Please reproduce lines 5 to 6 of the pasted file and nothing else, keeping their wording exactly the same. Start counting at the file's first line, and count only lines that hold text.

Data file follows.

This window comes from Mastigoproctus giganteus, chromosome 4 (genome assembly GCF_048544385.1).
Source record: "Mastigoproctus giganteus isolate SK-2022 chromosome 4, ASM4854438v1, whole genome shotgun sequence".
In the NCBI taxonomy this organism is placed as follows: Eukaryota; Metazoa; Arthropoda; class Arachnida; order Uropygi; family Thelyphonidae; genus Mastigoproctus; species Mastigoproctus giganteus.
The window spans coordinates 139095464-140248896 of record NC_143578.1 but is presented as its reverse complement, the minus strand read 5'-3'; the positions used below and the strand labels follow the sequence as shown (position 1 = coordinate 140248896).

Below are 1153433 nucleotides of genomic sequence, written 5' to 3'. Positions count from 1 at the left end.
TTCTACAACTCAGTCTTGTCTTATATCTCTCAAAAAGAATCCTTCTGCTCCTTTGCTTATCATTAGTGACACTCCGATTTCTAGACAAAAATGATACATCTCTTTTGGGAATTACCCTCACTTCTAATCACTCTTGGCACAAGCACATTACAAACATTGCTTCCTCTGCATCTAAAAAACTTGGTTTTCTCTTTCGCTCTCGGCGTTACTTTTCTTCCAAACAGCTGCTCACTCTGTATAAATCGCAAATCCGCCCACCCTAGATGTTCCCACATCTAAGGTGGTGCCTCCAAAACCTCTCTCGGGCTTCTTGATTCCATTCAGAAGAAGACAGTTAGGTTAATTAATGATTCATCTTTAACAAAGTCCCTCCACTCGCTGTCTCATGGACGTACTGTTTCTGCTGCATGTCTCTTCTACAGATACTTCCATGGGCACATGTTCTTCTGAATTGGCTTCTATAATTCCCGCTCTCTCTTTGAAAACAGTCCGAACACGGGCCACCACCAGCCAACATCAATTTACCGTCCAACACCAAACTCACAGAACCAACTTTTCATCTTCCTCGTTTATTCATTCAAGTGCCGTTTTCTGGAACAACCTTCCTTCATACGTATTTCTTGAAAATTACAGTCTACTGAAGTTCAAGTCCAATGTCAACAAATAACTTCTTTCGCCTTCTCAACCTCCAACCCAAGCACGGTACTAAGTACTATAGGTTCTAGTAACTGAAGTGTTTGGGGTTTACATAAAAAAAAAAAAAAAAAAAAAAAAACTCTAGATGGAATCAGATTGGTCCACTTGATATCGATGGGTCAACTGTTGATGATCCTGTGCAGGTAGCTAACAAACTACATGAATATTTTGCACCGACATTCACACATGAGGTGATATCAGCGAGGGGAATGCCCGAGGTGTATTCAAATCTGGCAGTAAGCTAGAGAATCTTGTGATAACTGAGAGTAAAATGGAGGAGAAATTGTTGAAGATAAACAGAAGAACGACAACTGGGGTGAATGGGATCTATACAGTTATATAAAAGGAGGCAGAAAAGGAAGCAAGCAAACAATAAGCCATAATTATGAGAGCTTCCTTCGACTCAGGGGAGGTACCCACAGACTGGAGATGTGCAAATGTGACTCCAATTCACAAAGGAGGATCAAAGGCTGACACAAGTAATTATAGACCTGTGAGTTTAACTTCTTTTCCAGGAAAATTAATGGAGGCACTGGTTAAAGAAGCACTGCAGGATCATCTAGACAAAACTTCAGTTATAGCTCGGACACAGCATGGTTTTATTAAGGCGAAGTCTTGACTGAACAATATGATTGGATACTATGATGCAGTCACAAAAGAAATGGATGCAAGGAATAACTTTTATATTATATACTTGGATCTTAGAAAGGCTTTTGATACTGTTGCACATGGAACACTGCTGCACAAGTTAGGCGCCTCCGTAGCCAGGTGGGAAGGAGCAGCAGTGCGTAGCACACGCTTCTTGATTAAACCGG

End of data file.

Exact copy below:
Below are 1153433 nucleotides of genomic sequence, written 5' to 3'. Positions count from 1 at the left end.
TTCTACAACTCAGTCTTGTCTTATATCTCTCAAAAAGAATCCTTCTGCTCCTTTGCTTATCATTAGTGACACTCCGATTTCTAGACAAAAATGATACATCTCTTTTGGGAATTACCCTCACTTCTAATCACTCTTGGCACAAGCACATTACAAACATTGCTTCCTCTGCATCTAAAAAACTTGGTTTTCTCTTTCGCTCTCGGCGTTACTTTTCTTCCAAACAGCTGCTCACTCTGTATAAATCGCAAATCCGCCCACCCTAGATGTTCCCACATCTAAGGTGGTGCCTCCAAAACCTCTCTCGGGCTTCTTGATTCCATTCAGAAGAAGACAGTTAGGTTAATTAATGATTCATCTTTAACAAAGTCCCTCCACTCGCTGTCTCATGGACGTACTGTTTCTGCTGCATGTCTCTTCTACAGATACTTCCATGGGCACATGTTCTTCTGAATTGGCTTCTATAATTCCCGCTCTCTCTTTGAAAACAGTCCGAACACGGGCCACCACCAGCCAACATCAATTTACCGTCCAACACCAAACTCACAGAACCAACTTTTCATCTTCCTCGTTTATTCATTCAAGTGCCGTTTTCTGGAACAACCTTCCTTCATACGTATTTCTTGAAAATTACAGTCTACTGAAGTTCAAGTCCAATGTCAACAAATAACTTCTTTCGCCTTCTCAACCTCCAACCCAAGCACGGTACTAAGTACTATAGGTTCTAGTAACTGAAGTGTTTGGGGTTTACATAAAAAAAAAAAAAAAAAAAAAAAAACTCTAGATGGAATCAGATTGGTCCACTTGATATCGATGGGTCAACTGTTGATGATCCTGTGCAGGTAGCTAACAAACTACATGAATATTTTGCACCGACATTCACACATGAGGTGATATCAGCGAGGGGAATGCCCGAGGTGTATTCAAATCTGGCAGTAAGCTAGAGAATCTTGTGATAACTGAGAGTAAAATGGAGGAGAAATTGTTGAAGATAAACAGAAGAACGACAACTGGGGTGAATGGGATCTATACAGTTATATAAAAGGAGGCAGAAAAGGAAGCAAGCAAACAATAAGCCATAATTATGAGAGCTTCCTTCGACTCAGGGGAGGTACCCACAGACTGGAGATGTGCAAATGTGACTCCAATTCACAAAGGAGGATCAAAGGCTGACACAAGTAATTATAGACCTGTGAGTTTAACTTCTTTTCCAGGAAAATTAATGGAGGCACTGGTTAAAGAAGCACTGCAGGATCATCTAGACAAAACTTCAGTTATAGCTCGGACACAGCATGGTTTTATTAAGGCGAAGTCTTGACTGAACAATATGATTGGATACTATGATGCAGTCACAAAAGAAATGGATGCAAGGAATAACTTTTATATTATATACTTGGATCTTAGAAAGGCTTTTGATACTGTTGCACATGGAACACTGCTGCACAAGTTAGGCGCCTCCGTAGCCAGGTGGGAAGGAGCAGCAGTGCGTAGCACACGCTTCTTGATTAAACCGG